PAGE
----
Inspired by the eyes of the lowly blowfly, researchers in the US have developed a new way to make highly efficient lenses that could boost the performance of solar cells. Their "bioreplication" technique creates surfaces that mimic fly corneas – and they say it could be automated to mass-produce lenses and other useful structures.

Nature often finds very efficient solutions to engineering problems, and the field of biomimicry is devoted to taking the best from nature and recreating it in the lab. One important way of doing this is bioreplication, whereby an actual biological structure is used as a mould to create replicas. Although bioreplication methods have been improved over the past decade, Akhlesh Lakhtakia of Penn State University, main author of the blowfly study, explains, "All the techniques currently available are not conducive to mass replication."

The team was inspired to use blowfly eyes when faced with the problem of designing a solar cell with maximum possible efficiency. Each eye has a hemispherical shape and complex hexagonal surface structure, and the researchers believe that stamping the surface of a solar cell with such a pattern would increase its efficiency. "These eyes are perfect for making solar cells because they would collect more sunlight from a larger area rather than just light that falls directly on a flat surface," explains Lakhtakia.

Coating corneas

Lakhtakia worked with colleagues from Penn State's Materials Research Institute and the Universidad Autónomia de Madrid in Spain to find a way of making large moulds or dies of the structures that still retained the desired micron-sized features and details. They began by securing an array of nine fly corneas on a glass substrate, and filling their backs with a silicone-based organic polymer to prevent any material that was subsequently applied from seeping behind the eyes. The corneas were coated in 250 nm of nickel using a technique developed at Penn State called conformal-evaporated-film-by-rotation.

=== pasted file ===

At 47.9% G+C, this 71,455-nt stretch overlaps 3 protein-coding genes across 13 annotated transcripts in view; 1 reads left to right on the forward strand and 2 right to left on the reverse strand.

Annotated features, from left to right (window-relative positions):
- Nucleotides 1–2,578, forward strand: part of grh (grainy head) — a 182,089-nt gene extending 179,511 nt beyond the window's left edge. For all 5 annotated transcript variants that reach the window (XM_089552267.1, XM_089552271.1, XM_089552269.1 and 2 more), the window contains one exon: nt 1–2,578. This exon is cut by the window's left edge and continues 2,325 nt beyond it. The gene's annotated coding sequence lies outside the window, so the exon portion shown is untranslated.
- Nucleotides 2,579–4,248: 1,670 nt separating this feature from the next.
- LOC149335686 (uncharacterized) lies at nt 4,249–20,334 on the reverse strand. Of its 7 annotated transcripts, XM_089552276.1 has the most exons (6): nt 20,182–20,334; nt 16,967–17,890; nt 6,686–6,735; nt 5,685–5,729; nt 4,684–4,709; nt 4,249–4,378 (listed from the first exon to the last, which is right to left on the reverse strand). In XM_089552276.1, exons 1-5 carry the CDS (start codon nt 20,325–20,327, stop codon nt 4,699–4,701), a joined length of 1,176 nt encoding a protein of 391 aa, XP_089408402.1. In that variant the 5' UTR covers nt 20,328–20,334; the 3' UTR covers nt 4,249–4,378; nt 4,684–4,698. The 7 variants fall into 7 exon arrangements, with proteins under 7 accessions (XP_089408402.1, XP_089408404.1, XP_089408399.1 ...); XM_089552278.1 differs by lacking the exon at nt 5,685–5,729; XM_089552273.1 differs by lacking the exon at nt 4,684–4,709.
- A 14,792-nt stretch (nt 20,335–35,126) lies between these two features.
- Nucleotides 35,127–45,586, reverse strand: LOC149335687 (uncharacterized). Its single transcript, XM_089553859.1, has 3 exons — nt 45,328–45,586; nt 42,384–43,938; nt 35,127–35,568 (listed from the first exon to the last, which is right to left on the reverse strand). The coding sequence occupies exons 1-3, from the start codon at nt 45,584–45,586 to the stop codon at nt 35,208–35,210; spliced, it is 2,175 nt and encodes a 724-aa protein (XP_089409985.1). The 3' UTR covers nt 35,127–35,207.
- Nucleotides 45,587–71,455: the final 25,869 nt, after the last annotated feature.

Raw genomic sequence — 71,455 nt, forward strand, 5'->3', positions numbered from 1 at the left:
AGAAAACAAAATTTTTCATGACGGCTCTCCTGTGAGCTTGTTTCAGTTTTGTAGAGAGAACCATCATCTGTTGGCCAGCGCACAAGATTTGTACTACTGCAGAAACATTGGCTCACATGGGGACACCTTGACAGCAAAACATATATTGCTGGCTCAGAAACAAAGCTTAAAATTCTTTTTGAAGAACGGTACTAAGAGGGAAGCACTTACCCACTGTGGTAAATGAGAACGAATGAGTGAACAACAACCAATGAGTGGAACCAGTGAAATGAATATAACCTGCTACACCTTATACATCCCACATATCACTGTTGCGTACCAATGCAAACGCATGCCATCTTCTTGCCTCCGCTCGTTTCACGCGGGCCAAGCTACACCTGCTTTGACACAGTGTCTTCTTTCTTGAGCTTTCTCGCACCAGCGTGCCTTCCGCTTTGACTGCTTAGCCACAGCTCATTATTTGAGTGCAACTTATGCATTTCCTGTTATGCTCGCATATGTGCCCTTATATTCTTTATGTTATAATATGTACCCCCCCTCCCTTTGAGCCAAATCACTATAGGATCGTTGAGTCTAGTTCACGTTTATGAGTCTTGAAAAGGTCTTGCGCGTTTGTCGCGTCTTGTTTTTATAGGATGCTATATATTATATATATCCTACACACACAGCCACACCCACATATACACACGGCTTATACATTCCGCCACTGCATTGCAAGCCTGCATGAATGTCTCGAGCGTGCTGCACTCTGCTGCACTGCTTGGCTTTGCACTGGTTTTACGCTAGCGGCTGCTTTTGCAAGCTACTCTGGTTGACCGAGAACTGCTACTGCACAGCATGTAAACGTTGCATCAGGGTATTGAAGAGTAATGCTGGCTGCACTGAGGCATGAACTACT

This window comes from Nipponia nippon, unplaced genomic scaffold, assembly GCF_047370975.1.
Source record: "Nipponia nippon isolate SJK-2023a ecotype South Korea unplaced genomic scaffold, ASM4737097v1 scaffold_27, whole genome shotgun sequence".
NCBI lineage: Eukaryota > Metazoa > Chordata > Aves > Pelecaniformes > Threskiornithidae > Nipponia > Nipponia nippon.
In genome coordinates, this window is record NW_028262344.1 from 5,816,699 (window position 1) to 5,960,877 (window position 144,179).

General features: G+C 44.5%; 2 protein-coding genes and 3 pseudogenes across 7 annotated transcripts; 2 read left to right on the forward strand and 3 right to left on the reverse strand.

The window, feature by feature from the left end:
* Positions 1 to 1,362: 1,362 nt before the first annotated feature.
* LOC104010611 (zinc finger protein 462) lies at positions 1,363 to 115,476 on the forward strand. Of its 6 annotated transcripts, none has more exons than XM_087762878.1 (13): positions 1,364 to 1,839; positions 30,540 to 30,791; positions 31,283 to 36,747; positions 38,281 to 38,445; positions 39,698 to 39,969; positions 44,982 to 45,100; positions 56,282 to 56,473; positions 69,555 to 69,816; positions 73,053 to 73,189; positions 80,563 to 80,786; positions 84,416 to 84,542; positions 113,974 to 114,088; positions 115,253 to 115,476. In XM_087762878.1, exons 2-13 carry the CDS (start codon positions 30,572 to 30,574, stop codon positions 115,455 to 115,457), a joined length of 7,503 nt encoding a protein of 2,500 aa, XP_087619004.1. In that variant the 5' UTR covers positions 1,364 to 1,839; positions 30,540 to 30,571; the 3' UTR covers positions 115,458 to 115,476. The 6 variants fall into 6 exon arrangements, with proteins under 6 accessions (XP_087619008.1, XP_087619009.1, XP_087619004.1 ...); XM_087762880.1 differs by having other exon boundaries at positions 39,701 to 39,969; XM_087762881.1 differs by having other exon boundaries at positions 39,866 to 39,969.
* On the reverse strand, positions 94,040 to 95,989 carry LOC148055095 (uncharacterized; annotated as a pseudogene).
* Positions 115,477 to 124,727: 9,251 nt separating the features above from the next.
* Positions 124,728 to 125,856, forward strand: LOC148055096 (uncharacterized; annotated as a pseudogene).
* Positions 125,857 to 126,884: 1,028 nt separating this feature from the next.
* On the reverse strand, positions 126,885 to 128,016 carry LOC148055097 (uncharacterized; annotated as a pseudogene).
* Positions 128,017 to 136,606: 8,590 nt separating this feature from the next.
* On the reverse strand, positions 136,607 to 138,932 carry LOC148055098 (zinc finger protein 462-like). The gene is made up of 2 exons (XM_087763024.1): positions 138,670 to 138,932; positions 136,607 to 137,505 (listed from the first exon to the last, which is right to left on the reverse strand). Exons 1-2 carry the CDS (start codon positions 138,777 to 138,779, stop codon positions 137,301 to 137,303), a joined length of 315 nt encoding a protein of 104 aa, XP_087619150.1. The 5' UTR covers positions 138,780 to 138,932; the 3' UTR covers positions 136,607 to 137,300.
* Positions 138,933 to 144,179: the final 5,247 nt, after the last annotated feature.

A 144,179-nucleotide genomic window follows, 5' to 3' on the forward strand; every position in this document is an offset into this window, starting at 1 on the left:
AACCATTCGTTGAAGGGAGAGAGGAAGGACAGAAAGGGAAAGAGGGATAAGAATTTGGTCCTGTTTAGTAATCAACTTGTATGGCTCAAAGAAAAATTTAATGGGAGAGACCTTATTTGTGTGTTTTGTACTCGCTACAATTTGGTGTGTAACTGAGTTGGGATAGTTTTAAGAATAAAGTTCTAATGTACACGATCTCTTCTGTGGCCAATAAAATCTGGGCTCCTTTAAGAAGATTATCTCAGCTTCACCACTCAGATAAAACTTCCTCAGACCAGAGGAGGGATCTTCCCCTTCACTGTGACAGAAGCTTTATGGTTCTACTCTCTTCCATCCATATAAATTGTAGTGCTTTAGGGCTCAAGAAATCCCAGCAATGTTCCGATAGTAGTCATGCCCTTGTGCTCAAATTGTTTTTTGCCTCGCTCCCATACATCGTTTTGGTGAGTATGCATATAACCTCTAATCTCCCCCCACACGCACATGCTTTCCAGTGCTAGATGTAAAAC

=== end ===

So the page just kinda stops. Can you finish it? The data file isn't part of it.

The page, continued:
The nickel-coated array was then strengthened and formed into a mould by depositing nickel onto its back using a form of electroplating called electroforming. The result is a master template that is half a millimetre thick, but the team says that could be made thicker. The template can be used as either a die to stamp a pattern or as a mould.

Crucially, the team showed that the templates could be used to create polymer replicas of the fly's eye that include faithful reproductions of features as small as few microns in size. Another important property of the template is that it is strong enough to be used multiple times in the stamping and casting of polymer materials. "We are now working on automating the process," says Lakhtakia.

Towards industrial bioreplication

Lakhtakia and colleagues now want to make a larger template that includes 30 blowfly corneas in order to show that the technique can be adapted to large-scale or industrial bioreplication.

As well as being used to create better solar cells, Lakhtakia believes that the technique could be adapted for use by police to "read" fingerprints on irregular surfaces that are currently too difficult or complex to examine in detail.

The study of insect eyes is a current hot topic – researchers from Bielefeld University, Germany, have made an artificial bee eye, complete with camera, with the aim of investigating the navigational, sensing and processing skills of bees. The group hopes to extend the study in the future to include UV capability to replicate the colour vision of the insects.

Both experiments are described in full detail in Bioinspiration & Biomimetics.